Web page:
The Jets’ full-court press on Aaron Rodgers brings back memories of 15 years ago, when the Jets went after (and landed) another legendary Packers quarterback.
Long before Rodgers, the Jets chased Brett Favre in the summer of 2008. The Jets had to woo Favre in a similar fashion to what they are now doing with Rodgers.
It is a case of déjà vu for Jets fans who lived through the excitement of the Favre trade.
The Favre experiment lasted only a year and ended in disappointment after he suffered a biceps injury and the team collapsed down the stretch.
What is sometimes forgotten is the fact the Jets were 8-3 before the injury, with dramatic victories over the Patriots on a Thursday night in Foxborough and over a 10-0 Titans team in Tennessee.
If not for the injury, who knows how far that 2008 team would have gone?
But the team ended up 9-7. Eric Mangini was fired as coach. Rex Ryan was hired. Favre retired. And Mark Sanchez was drafted.
The Jets then proceeded to reach the AFC Championship Game the next two years, so while the Favre season wasn’t a success in and of itself, it hardly hamstrung the franchise.
With that in mind, let’s consider a few lessons these Jets decision-makers can take from the Favre experiment when it comes to Rodgers:
1. The Jets need to make sure that Rodgers is all-in.
Jets owner Woody Johnson fell in love with the idea of Favre, and there was no reasoning with him. You wonder if that has happened again with Rodgers.
Mangini was against the Favre trade because he felt it would ruin team chemistry. This is a different situation.
That team had Chad Pennington. This team needs a quarterback.
The Favre trade went down during training camp. The Jets in 2023 are a month away from starting the offseason program.
With all that being said, the Jets need to make sure Rodgers really wants to be a Jet and he’s not just settling for the best option available.
With Favre, it never felt as if he was truly invested here. He had his eyes on the Vikings but could not get there from Green Bay, so he took a detour to the Jets.
Can the Jets convince Rodgers to promise them two seasons?
Can the Jets make sure Rodgers will take part in at least a portion of the offseason program so he can gain some chemistry with his young teammates?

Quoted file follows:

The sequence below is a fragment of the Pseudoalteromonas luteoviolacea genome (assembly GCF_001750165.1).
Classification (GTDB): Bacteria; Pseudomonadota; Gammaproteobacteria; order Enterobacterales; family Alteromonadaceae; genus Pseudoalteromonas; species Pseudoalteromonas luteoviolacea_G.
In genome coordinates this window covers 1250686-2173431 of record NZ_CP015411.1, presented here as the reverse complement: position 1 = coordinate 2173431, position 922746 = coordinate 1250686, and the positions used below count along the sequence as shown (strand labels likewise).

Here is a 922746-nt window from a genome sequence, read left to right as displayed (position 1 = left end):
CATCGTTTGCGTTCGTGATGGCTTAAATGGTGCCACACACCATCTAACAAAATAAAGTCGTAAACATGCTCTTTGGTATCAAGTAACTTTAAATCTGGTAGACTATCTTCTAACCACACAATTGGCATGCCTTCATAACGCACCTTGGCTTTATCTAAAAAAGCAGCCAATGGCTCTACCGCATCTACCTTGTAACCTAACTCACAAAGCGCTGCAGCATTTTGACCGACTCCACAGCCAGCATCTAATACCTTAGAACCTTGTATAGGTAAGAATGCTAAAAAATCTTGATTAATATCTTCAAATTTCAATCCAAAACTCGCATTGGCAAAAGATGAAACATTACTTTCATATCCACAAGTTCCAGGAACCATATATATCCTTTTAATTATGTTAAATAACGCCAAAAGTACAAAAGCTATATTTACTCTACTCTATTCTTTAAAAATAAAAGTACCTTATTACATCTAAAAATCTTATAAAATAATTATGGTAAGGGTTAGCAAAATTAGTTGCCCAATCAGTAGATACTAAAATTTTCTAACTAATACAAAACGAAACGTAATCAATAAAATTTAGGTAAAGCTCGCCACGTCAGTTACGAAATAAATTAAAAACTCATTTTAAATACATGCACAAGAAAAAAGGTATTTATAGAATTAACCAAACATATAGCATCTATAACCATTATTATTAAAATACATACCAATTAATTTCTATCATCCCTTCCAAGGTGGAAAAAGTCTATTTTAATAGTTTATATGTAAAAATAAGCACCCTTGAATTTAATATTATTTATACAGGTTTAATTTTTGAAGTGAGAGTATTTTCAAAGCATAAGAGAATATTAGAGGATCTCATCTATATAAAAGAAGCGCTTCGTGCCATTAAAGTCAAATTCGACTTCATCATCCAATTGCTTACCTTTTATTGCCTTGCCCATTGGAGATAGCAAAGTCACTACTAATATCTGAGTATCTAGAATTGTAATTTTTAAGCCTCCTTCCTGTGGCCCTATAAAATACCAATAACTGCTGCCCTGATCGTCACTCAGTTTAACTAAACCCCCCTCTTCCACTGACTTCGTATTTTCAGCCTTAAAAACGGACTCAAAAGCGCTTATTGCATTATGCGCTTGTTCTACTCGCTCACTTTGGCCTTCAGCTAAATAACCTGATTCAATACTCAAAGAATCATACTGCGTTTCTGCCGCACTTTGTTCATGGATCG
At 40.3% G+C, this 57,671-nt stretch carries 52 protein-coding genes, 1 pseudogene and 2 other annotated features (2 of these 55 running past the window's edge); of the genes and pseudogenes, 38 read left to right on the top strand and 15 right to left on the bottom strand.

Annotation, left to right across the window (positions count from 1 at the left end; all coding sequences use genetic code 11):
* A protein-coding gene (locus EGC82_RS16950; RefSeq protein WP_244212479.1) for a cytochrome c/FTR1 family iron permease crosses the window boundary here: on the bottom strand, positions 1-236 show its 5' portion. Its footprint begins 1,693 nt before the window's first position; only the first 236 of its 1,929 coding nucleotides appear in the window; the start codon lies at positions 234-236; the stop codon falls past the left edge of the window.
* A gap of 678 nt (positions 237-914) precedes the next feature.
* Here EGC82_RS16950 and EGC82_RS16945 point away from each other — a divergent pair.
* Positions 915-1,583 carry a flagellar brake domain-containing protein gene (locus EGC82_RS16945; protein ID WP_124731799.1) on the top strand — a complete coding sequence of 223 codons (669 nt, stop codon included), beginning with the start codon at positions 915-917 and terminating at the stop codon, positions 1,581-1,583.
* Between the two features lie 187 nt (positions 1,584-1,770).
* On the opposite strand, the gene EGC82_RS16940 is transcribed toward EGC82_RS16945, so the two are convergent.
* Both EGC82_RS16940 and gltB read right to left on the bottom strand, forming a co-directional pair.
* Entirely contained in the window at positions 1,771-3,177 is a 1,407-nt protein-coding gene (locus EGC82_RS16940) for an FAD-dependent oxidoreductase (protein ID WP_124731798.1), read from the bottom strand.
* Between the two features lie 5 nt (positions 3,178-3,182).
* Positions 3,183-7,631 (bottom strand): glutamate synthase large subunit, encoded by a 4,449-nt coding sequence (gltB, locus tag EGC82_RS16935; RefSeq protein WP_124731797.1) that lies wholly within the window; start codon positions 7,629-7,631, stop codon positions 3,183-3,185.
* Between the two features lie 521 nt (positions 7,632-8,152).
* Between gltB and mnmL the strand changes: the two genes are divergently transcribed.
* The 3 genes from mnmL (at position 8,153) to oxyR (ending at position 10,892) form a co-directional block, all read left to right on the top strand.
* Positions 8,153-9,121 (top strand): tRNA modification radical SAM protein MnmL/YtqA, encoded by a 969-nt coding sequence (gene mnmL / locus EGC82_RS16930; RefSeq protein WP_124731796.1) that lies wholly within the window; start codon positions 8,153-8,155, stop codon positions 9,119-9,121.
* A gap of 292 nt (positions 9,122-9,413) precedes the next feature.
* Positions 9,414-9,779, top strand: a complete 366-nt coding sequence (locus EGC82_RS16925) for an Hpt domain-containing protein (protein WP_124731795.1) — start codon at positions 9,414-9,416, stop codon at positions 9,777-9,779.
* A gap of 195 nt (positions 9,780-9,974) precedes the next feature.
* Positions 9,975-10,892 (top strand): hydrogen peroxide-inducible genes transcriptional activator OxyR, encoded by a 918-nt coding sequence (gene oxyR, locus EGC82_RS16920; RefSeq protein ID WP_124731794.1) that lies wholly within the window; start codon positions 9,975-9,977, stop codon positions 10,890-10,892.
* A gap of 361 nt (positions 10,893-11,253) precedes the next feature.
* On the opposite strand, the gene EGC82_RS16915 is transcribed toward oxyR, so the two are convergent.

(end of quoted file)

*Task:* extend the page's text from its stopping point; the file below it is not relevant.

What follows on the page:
The Jets need to make sure Rodgers has not checked out and is only interested in a paycheck at 39 years old.
2. Once the Jets bring Rodgers in, they have to make the offense entirely about Rodgers.
There is no fitting Rodgers into the Jets’ system; the Jets’ system needs to fit Rodgers.
This should not be an issue because the Jets are installing a new offense anyway, and new offensive coordinator Nathaniel Hackett was with Rodgers in Green Bay.
In 2008, offensive coordinator Brian Schottenheimer had to redesign his offense for Favre, and it led to some big games.
The Jets can’t let pride get in the way of catering to what Rodgers wants.
If he is coming to the Jets, you are handing him the keys to the operation. Tailor the offense to what he wants.
But this is also a reason it would help to have him around in the spring.
3. While the Jets should look to fulfill Rodgers’ schematic desires, they should not completely destroy the culture they have built in the last two years for one person.
That was a mistake the Jets made in 2008.
Mangini stressed team, and then Favre became an individual bigger than the team. He even had a private office off of the locker room where he spent most of his time.
The topic of players having an office recently came up with Russell Wilson and the Broncos. Hackett knows how that went in Denver.
While everyone will recognize Rodgers is a superstar and future Hall of Famer, the Jets should try to have him fit into what they have built the best they can.
Favre always felt much bigger than the rest of the organization, and always seemed to be separate from the group.
The Jets need to do better at integrating a superstar this time.
Who’s staying, who’s going in free agency?
With free agency beginning Monday when the negotiating window opens, here is a quick look at some of the Jets’ key free agents and some thoughts:
LB Quincy Williams
The Jets really have developed Williams, who was cut by the Jaguars in 2021, over the past two seasons. Now a crucial piece of the defense, the Jets should do all they can to keep him unless his market gets out of control. He should have suitors, but he must be a priority.
DT Sheldon Rankins
Rankins was an essential part of the defensive line last year and a leader in the locker room. I think he’ll be back.
K Greg Zuerlein
The Jets may have finally found a kicker. They should hold onto him.
S Lamarcus Joyner
I think the Jets will explore other options at safety, but may circle back to Joyner.
Others to watch: LB Kwon Alexander, G Nate Herbig, DT Solomon Thomas
Those I think are gone: C Connor McGovern, OT George Fant, QB Joe Flacco, QB Mike White
Aaron Rodgers has put up some incredible statistics in his career. Here is how his career averages and career highs from his 15 years as a starting quarterback (starting in 2008) compare with Jets single-season records.
1. Joe Namath, 1967: 4,007 yards
2. Ryan Fitzpatrick, 2015: 3,905 yards
3. Ken O’Brien, 1985: 3,888 yards
Rodgers average: 3.915 yards per season
Rodgers high: 4,643 yards (2011)
1. Ryan Fitzpatrick, 2015: 31
2. Vinny Testaverde, 1998: 29
T-3. Joe Namath, 1967: 26
T-3. Mark Sanchez, 2011: 26
T-3. Al Dorow, 1960: 26
Rodgers average: 32 TD passes per season
Rodgers high: 48 TD passes (2020)
T-1. Al Dorow, 1961: 30
T-1. Richard Todd, 1980: 30
T-3. Joe Namath, 1967: 28
T-3. Joe Namath, 1975: 28
Rodgers average: 7 INTs per season
Rodgers high: 13 INTs (2008)
Rodgers low: 2 INTs (2018)